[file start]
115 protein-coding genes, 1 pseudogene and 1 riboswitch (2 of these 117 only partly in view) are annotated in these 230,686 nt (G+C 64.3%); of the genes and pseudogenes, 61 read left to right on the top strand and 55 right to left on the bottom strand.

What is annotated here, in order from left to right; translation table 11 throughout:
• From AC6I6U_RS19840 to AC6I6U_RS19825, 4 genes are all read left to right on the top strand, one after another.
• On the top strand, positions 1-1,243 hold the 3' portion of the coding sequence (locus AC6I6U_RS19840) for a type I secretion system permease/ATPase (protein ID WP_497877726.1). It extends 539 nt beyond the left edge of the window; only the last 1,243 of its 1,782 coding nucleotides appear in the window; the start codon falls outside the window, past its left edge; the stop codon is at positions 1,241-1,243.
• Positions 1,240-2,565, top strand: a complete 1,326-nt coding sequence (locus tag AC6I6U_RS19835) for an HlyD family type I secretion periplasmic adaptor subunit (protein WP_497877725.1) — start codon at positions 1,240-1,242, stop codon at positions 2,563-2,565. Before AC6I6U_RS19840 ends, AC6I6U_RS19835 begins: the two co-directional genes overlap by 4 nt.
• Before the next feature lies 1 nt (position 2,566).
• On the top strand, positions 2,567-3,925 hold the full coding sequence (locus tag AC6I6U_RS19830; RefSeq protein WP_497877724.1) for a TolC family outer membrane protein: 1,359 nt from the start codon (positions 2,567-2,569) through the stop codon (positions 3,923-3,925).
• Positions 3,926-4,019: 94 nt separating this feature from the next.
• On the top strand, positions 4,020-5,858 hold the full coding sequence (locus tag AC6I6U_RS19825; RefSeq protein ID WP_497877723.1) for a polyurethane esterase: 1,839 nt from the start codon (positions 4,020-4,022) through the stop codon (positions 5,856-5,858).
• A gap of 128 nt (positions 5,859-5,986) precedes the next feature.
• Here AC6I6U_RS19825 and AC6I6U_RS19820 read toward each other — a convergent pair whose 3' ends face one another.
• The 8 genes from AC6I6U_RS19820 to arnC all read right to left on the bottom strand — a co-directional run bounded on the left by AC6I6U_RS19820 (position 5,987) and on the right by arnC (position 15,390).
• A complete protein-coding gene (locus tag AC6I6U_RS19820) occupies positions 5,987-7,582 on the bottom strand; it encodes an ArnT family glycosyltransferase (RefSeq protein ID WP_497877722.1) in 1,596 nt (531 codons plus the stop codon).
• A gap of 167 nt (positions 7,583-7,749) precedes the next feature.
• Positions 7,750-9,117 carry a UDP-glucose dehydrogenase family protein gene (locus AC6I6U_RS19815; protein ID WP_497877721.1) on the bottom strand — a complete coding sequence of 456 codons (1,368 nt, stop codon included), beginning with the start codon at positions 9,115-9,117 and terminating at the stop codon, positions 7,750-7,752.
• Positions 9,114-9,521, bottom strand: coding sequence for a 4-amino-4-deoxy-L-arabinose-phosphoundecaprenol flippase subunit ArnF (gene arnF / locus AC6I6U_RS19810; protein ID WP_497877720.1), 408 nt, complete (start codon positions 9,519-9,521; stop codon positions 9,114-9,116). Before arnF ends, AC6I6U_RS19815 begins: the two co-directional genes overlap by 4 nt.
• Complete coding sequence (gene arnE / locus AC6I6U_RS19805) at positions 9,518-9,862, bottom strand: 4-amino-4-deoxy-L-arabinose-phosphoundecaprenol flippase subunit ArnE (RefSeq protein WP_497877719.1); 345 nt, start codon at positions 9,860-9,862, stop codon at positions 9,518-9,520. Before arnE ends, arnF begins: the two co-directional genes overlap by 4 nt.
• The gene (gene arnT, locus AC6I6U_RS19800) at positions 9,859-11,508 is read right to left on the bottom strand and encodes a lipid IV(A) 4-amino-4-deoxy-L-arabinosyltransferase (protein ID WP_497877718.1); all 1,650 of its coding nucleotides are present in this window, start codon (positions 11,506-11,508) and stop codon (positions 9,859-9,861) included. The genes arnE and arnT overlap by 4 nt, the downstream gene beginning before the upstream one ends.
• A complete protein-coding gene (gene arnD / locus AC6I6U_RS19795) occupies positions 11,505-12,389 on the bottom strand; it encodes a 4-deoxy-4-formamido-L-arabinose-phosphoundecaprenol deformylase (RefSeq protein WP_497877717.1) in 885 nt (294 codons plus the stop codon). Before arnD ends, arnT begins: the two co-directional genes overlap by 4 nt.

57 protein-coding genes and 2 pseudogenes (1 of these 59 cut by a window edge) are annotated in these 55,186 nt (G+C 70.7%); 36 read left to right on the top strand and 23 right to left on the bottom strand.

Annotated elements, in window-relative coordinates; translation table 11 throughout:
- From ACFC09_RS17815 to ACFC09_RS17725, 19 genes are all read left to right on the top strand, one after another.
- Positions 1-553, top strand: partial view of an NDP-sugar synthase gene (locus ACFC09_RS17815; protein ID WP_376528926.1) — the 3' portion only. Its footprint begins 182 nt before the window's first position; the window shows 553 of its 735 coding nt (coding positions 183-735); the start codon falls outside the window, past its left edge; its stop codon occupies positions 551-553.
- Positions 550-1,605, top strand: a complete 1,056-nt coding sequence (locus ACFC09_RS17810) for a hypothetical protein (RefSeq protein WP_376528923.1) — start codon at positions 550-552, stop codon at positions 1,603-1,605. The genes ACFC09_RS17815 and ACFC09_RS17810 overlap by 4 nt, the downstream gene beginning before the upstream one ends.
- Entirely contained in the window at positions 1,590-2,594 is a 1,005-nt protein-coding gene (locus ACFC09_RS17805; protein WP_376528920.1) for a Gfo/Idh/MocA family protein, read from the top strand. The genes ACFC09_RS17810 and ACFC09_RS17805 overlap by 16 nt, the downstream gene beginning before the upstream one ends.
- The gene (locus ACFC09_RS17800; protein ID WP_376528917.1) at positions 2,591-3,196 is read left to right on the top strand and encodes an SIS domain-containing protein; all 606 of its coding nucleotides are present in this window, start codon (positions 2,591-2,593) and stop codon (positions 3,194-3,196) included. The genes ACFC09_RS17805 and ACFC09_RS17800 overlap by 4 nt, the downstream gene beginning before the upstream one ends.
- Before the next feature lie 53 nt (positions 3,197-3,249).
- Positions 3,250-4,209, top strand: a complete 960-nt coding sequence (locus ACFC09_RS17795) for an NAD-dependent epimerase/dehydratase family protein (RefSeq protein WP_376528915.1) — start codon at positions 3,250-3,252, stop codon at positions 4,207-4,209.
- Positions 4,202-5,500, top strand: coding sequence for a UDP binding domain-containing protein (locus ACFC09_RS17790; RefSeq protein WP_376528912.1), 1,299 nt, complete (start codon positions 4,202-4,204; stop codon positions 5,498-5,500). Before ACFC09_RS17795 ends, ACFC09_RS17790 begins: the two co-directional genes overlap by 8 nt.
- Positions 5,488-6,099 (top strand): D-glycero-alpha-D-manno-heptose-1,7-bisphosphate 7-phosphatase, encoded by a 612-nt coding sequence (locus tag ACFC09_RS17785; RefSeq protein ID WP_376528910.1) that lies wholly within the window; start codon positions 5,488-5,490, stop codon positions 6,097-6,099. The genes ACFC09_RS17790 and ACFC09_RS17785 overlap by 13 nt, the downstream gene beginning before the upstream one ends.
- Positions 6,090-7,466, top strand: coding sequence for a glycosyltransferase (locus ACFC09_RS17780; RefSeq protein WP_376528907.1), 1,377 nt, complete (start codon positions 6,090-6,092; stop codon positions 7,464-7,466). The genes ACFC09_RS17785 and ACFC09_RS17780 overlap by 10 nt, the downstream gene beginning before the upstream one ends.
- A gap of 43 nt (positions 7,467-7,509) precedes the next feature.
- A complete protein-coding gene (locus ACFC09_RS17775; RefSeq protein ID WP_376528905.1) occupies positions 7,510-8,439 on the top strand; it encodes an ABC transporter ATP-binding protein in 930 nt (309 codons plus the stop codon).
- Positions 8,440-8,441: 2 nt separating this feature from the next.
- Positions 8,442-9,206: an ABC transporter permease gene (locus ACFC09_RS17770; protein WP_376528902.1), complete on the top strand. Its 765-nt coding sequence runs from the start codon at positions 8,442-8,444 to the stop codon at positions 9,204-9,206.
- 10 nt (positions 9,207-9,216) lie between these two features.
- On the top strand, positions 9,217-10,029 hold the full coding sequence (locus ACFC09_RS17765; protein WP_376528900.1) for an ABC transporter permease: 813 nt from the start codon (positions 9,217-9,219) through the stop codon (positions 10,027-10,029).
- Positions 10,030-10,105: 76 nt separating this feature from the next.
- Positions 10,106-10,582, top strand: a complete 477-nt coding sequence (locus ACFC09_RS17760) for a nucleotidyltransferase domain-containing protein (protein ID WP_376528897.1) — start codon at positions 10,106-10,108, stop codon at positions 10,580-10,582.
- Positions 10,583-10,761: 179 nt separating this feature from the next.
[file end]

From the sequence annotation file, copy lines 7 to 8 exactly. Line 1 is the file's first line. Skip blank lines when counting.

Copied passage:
• On the top strand, positions 2,567-3,925 hold the full coding sequence (locus tag AC6I6U_RS19830; RefSeq protein WP_497877724.1) for a TolC family outer membrane protein: 1,359 nt from the start codon (positions 2,567-2,569) through the stop codon (positions 3,923-3,925).
• Positions 3,926-4,019: 94 nt separating this feature from the next.